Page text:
Some interviewing guru’s believe that the best way to evaluate a person’s suitability for a high pressure sales role is to put them in stressful situations during the interview process to predict how they might react in real world sales scenarios.
If you are accustomed to recruiting perennial top performers who are gainfully employed, then you face a challenging dilemma: do you roll out the red carpet to make them comfortable with you and want to work for you or do you put them through a series of hard tests which may result in a loss of enthusiasm about joining your company?
The answer is both. To make sure you hire a top performer you need to perform an accurate and objective assessment and you need to “romance” the candidate so they choose to leave their current job. How do achieve that balance?
Here are three ways to deal with this:
1. Use Assessment Tests – leave the tough profiling to someone else, by using personality/behavioral trait assessments that will independently and objectively characterize your candidates. Compare the feedback to your own notes to make the right hire.
2. Hire a Recruiter – Candidates know that companies that can afford a retained recruiter are often the ones you want to work for so they will let the recruiter perform their various assessments to qualify candidates. Once that work is done, you get a fully qualified candidate and you can focus on enticing them to leave their current role.
3. Develop Rapport and then Perform the Evaluation – When a candidate is inducted into your screening process, start with a warm somewhat neutral stance, build the relationship and let them know this is a competition and you want to know why they think they should be selected to join your company. Most top sales performers will react positively to this challenge and see this as an opportunity to sell themselves at which point you get to ask them tough questions or put them through hoops.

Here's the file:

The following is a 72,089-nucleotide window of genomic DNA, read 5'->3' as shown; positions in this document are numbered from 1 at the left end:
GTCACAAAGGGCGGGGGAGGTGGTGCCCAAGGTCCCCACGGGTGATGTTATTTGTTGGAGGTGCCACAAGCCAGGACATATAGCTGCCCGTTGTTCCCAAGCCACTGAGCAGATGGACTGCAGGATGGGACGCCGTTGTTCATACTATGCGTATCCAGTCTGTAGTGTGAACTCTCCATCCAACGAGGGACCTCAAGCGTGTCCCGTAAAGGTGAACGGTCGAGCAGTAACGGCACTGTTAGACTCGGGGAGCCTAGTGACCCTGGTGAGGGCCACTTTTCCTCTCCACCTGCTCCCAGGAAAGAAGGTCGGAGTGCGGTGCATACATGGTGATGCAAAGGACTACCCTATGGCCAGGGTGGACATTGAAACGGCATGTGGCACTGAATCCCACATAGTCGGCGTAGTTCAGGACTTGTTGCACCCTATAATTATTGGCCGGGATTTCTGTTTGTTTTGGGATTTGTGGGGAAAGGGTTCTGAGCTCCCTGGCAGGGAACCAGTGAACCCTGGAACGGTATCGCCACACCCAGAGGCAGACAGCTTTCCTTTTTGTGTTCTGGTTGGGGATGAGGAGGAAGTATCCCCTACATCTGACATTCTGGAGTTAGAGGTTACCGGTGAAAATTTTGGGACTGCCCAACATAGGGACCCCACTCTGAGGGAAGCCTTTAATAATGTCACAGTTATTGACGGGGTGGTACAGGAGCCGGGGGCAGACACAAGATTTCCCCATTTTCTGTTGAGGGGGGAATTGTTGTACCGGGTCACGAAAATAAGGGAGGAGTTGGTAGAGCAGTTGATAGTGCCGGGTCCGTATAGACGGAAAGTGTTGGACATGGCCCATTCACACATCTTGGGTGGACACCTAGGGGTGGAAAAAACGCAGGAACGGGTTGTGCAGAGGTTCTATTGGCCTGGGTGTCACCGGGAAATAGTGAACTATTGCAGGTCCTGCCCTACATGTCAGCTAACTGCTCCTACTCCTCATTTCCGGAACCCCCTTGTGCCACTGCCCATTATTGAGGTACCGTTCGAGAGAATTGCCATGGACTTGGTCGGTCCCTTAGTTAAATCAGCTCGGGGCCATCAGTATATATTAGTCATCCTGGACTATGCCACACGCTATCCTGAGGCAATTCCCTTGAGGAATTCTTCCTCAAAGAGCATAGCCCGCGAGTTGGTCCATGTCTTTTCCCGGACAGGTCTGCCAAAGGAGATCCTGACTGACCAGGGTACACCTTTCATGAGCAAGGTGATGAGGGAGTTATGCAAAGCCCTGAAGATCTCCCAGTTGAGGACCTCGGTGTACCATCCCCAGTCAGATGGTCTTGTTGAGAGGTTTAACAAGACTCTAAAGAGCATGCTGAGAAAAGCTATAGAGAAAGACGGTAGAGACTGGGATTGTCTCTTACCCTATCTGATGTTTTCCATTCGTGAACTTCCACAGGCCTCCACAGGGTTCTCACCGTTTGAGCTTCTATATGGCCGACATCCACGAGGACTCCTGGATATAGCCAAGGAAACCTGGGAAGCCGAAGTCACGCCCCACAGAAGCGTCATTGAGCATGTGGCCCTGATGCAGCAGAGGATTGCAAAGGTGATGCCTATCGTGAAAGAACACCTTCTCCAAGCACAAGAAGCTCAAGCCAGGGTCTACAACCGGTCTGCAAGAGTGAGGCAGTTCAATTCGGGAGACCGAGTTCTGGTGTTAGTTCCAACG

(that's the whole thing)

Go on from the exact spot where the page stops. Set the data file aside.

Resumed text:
You have to walk a fine line to properly assess a candidate while developing a relationship with them. It can’t be all roses, but on the other hand almost all great candidates are going to be working and have other options and won’t want to join your company if you alienate them, so unless you have an excess of great candidates beating down your door, you will probably want to work on making them want to join your company.
To your success!
Image courtesy of David Castillo Dominici / FreeDigitalPhotos.net
Eliot received his B. Comm. from Carleton University and has been honored as a Top 40 Under 40 Award winner.
He co-authored Sales Recruiting 2.0, How to Find Top Performing Sales People, Fast and provides regular insights on sales team management and hiring on the Peak Sales Recruiting Blog.
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